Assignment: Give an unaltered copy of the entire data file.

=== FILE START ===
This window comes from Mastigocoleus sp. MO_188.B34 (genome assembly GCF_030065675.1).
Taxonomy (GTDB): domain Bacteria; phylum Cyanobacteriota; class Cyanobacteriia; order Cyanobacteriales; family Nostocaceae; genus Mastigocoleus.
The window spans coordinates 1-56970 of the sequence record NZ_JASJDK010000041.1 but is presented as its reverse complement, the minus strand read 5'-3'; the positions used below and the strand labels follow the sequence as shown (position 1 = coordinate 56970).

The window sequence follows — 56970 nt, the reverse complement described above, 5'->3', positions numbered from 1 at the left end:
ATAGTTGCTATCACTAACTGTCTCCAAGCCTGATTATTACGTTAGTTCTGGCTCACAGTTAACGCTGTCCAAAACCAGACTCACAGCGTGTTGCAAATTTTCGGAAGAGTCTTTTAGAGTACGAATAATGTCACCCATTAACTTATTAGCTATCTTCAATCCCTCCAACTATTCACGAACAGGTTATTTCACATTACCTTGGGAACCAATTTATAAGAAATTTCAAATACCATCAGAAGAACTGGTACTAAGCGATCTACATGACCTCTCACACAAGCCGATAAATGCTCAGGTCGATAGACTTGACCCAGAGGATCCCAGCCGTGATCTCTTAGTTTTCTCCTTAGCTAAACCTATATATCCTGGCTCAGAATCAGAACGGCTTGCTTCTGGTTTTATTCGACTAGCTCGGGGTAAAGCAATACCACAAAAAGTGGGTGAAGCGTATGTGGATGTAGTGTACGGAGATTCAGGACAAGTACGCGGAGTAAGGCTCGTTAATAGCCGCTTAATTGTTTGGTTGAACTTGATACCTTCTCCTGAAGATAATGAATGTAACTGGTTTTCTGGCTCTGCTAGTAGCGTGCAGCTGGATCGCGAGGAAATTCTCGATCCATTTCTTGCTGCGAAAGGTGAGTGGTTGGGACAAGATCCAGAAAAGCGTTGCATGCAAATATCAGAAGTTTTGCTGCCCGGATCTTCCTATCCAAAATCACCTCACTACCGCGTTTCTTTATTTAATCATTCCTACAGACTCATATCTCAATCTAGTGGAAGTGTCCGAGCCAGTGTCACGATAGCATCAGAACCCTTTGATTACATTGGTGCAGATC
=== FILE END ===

This window comes from Mastigocoleus sp. MO_188.B34 (genome assembly GCF_030065675.1).
Taxonomy (GTDB): domain Bacteria; phylum Cyanobacteriota; class Cyanobacteriia; order Cyanobacteriales; family Nostocaceae; genus Mastigocoleus.
The window spans coordinates 1-56970 of the sequence record NZ_JASJDK010000041.1 but is presented as its reverse complement, the minus strand read 5'-3'; the positions used below and the strand labels follow the sequence as shown (position 1 = coordinate 56970).

The window sequence follows — 56970 nt, the reverse complement described above, 5'->3', positions numbered from 1 at the left end:
ATAGTTGCTATCACTAACTGTCTCCAAGCCTGATTATTACGTTAGTTCTGGCTCACAGTTAACGCTGTCCAAAACCAGACTCACAGCGTGTTGCAAATTTTCGGAAGAGTCTTTTAGAGTACGAATAATGTCACCCATTAACTTATTAGCTATCTTCAATCCCTCCAACTATTCACGAACAGGTTATTTCACATTACCTTGGGAACCAATTTATAAGAAATTTCAAATACCATCAGAAGAACTGGTACTAAGCGATCTACATGACCTCTCACACAAGCCGATAAATGCTCAGGTCGATAGACTTGACCCAGAGGATCCCAGCCGTGATCTCTTAGTTTTCTCCTTAGCTAAACCTATATATCCTGGCTCAGAATCAGAACGGCTTGCTTCTGGTTTTATTCGACTAGCTCGGGGTAAAGCAATACCACAAAAAGTGGGTGAAGCGTATGTGGATGTAGTGTACGGAGATTCAGGACAAGTACGCGGAGTAAGGCTCGTTAATAGCCGCTTAATTGTTTGGTTGAACTTGATACCTTCTCCTGAAGATAATGAATGTAACTGGTTTTCTGGCTCTGCTAGTAGCGTGCAGCTGGATCGCGAGGAAATTCTCGATCCATTTCTTGCTGCGAAAGGTGAGTGGTTGGGACAAGATCCAGAAAAGCGTTGCATGCAAATATCAGAAGTTTTGCTGCCCGGATCTTCCTATCCAAAATCACCTCACTACCGCGTTTCTTTATTTAATCATTCCTACAGACTCATATCTCAATCTAGTGGAAGTGTCCGAGCCAGTGTCACGATAGCATCAGAACCCTTTGATTACATTGGTGCAGATC